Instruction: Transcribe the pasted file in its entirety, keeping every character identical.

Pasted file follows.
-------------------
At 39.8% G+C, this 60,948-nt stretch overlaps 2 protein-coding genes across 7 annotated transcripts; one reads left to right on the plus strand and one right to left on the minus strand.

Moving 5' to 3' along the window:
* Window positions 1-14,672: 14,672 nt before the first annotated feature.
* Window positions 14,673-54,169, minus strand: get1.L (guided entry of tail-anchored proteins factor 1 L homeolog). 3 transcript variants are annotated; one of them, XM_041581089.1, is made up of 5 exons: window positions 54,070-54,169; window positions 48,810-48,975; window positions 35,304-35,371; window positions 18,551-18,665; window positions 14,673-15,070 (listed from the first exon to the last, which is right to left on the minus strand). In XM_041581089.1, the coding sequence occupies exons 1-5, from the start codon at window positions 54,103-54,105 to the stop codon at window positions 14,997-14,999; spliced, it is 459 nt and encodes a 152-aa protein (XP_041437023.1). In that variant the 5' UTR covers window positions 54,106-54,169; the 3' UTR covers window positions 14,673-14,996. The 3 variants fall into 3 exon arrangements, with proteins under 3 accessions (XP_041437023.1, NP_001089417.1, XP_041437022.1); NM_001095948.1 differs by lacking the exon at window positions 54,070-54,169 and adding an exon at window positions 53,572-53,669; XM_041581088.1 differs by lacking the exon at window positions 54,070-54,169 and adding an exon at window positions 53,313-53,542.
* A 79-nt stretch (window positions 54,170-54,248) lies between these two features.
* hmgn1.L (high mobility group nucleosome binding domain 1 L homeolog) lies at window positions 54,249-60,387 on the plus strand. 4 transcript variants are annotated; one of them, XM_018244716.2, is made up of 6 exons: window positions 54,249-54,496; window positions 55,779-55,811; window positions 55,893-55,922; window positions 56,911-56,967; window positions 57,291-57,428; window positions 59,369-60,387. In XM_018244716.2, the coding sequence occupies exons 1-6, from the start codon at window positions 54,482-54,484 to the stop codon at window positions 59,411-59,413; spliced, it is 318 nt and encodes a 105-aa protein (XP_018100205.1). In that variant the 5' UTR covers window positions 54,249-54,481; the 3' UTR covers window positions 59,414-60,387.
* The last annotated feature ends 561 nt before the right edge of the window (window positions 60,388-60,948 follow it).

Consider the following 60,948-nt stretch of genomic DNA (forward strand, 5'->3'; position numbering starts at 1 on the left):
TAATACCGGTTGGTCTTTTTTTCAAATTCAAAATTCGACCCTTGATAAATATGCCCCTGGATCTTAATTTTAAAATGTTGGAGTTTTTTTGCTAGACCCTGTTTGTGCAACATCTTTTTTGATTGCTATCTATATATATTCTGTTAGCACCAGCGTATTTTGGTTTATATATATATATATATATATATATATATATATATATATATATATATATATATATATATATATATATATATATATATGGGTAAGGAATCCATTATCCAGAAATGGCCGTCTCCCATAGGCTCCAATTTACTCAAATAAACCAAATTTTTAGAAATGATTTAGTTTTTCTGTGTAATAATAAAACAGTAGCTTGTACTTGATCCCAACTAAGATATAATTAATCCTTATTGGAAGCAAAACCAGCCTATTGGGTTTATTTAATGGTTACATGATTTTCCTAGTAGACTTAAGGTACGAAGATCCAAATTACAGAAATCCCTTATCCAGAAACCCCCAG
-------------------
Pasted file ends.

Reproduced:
At 39.8% G+C, this 60,948-nt stretch overlaps 2 protein-coding genes across 7 annotated transcripts; one reads left to right on the plus strand and one right to left on the minus strand.

Moving 5' to 3' along the window:
* Window positions 1-14,672: 14,672 nt before the first annotated feature.
* Window positions 14,673-54,169, minus strand: get1.L (guided entry of tail-anchored proteins factor 1 L homeolog). 3 transcript variants are annotated; one of them, XM_041581089.1, is made up of 5 exons: window positions 54,070-54,169; window positions 48,810-48,975; window positions 35,304-35,371; window positions 18,551-18,665; window positions 14,673-15,070 (listed from the first exon to the last, which is right to left on the minus strand). In XM_041581089.1, the coding sequence occupies exons 1-5, from the start codon at window positions 54,103-54,105 to the stop codon at window positions 14,997-14,999; spliced, it is 459 nt and encodes a 152-aa protein (XP_041437023.1). In that variant the 5' UTR covers window positions 54,106-54,169; the 3' UTR covers window positions 14,673-14,996. The 3 variants fall into 3 exon arrangements, with proteins under 3 accessions (XP_041437023.1, NP_001089417.1, XP_041437022.1); NM_001095948.1 differs by lacking the exon at window positions 54,070-54,169 and adding an exon at window positions 53,572-53,669; XM_041581088.1 differs by lacking the exon at window positions 54,070-54,169 and adding an exon at window positions 53,313-53,542.
* A 79-nt stretch (window positions 54,170-54,248) lies between these two features.
* hmgn1.L (high mobility group nucleosome binding domain 1 L homeolog) lies at window positions 54,249-60,387 on the plus strand. 4 transcript variants are annotated; one of them, XM_018244716.2, is made up of 6 exons: window positions 54,249-54,496; window positions 55,779-55,811; window positions 55,893-55,922; window positions 56,911-56,967; window positions 57,291-57,428; window positions 59,369-60,387. In XM_018244716.2, the coding sequence occupies exons 1-6, from the start codon at window positions 54,482-54,484 to the stop codon at window positions 59,411-59,413; spliced, it is 318 nt and encodes a 105-aa protein (XP_018100205.1). In that variant the 5' UTR covers window positions 54,249-54,481; the 3' UTR covers window positions 59,414-60,387.
* The last annotated feature ends 561 nt before the right edge of the window (window positions 60,388-60,948 follow it).

Consider the following 60,948-nt stretch of genomic DNA (forward strand, 5'->3'; position numbering starts at 1 on the left):
TAATACCGGTTGGTCTTTTTTTCAAATTCAAAATTCGACCCTTGATAAATATGCCCCTGGATCTTAATTTTAAAATGTTGGAGTTTTTTTGCTAGACCCTGTTTGTGCAACATCTTTTTTGATTGCTATCTATATATATTCTGTTAGCACCAGCGTATTTTGGTTTATATATATATATATATATATATATATATATATATATATATATATATATATATATATATATATATATATATATATATGGGTAAGGAATCCATTATCCAGAAATGGCCGTCTCCCATAGGCTCCAATTTACTCAAATAAACCAAATTTTTAGAAATGATTTAGTTTTTCTGTGTAATAATAAAACAGTAGCTTGTACTTGATCCCAACTAAGATATAATTAATCCTTATTGGAAGCAAAACCAGCCTATTGGGTTTATTTAATGGTTACATGATTTTCCTAGTAGACTTAAGGTACGAAGATCCAAATTACAGAAATCCCTTATCCAGAAACCCCCAG